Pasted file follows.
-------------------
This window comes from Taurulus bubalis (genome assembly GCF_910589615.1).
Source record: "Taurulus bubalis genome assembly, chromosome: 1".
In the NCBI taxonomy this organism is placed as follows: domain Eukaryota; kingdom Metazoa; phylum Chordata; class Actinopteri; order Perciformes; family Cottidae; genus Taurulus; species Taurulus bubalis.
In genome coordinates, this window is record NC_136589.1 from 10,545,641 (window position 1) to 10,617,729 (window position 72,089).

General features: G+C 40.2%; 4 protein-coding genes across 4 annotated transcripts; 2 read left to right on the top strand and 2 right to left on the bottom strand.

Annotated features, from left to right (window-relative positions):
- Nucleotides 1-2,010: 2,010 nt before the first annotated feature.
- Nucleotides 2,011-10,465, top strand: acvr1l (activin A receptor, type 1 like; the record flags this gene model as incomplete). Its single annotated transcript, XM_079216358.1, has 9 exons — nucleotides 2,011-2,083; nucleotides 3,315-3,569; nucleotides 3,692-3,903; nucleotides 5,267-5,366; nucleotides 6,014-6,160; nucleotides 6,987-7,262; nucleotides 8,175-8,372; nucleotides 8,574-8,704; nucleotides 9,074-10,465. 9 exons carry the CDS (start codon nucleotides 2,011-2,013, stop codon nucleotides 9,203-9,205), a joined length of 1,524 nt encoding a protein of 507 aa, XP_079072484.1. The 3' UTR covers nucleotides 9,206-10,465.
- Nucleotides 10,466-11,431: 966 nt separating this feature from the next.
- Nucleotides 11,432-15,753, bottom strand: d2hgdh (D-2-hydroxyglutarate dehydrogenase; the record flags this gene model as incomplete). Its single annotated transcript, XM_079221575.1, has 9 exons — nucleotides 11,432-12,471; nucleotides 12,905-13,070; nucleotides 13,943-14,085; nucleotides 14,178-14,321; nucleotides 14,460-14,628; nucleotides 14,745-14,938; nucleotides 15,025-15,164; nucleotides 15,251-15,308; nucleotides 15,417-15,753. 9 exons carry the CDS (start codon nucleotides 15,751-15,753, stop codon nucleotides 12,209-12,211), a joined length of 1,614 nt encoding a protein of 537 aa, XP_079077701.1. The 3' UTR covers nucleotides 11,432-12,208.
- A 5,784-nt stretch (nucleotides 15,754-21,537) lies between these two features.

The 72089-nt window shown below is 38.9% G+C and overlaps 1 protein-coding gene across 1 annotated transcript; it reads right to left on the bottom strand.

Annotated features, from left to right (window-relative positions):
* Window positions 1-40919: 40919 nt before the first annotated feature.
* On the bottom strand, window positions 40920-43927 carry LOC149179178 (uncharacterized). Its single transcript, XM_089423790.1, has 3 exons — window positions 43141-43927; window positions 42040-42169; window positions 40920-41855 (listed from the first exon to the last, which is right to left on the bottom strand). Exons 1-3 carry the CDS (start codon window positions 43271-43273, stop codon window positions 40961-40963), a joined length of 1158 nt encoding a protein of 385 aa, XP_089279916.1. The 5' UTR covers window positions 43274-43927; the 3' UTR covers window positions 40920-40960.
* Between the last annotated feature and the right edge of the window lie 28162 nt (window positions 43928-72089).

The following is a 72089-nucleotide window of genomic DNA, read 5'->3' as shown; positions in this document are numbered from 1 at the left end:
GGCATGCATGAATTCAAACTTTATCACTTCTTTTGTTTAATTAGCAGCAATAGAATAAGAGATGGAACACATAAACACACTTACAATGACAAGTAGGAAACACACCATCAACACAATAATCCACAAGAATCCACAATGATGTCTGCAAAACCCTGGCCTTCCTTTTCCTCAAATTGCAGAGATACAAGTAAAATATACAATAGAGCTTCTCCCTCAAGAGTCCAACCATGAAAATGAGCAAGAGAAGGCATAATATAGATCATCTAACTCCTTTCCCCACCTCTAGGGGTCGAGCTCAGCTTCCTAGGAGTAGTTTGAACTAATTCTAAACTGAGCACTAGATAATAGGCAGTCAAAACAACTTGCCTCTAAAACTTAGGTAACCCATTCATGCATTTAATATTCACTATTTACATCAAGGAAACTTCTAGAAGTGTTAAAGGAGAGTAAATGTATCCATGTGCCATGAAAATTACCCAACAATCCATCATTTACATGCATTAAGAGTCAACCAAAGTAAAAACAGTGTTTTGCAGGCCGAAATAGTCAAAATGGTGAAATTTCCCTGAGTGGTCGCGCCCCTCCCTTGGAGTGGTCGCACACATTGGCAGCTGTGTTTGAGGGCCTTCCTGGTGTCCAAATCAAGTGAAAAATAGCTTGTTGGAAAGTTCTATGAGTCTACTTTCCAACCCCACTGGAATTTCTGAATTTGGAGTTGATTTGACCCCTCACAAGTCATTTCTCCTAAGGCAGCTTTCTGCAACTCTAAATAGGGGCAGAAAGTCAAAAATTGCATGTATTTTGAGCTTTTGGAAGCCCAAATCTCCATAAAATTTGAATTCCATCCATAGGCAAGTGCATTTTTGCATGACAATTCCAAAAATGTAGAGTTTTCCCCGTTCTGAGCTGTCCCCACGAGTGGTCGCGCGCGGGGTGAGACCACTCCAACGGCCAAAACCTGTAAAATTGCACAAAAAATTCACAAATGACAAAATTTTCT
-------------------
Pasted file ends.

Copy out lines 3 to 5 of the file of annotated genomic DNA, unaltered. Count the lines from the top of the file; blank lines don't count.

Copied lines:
In the NCBI taxonomy this organism is placed as follows: domain Eukaryota; kingdom Metazoa; phylum Chordata; class Actinopteri; order Perciformes; family Cottidae; genus Taurulus; species Taurulus bubalis.
In genome coordinates, this window is record NC_136589.1 from 10,545,641 (window position 1) to 10,617,729 (window position 72,089).

General features: G+C 40.2%; 4 protein-coding genes across 4 annotated transcripts; 2 read left to right on the top strand and 2 right to left on the bottom strand.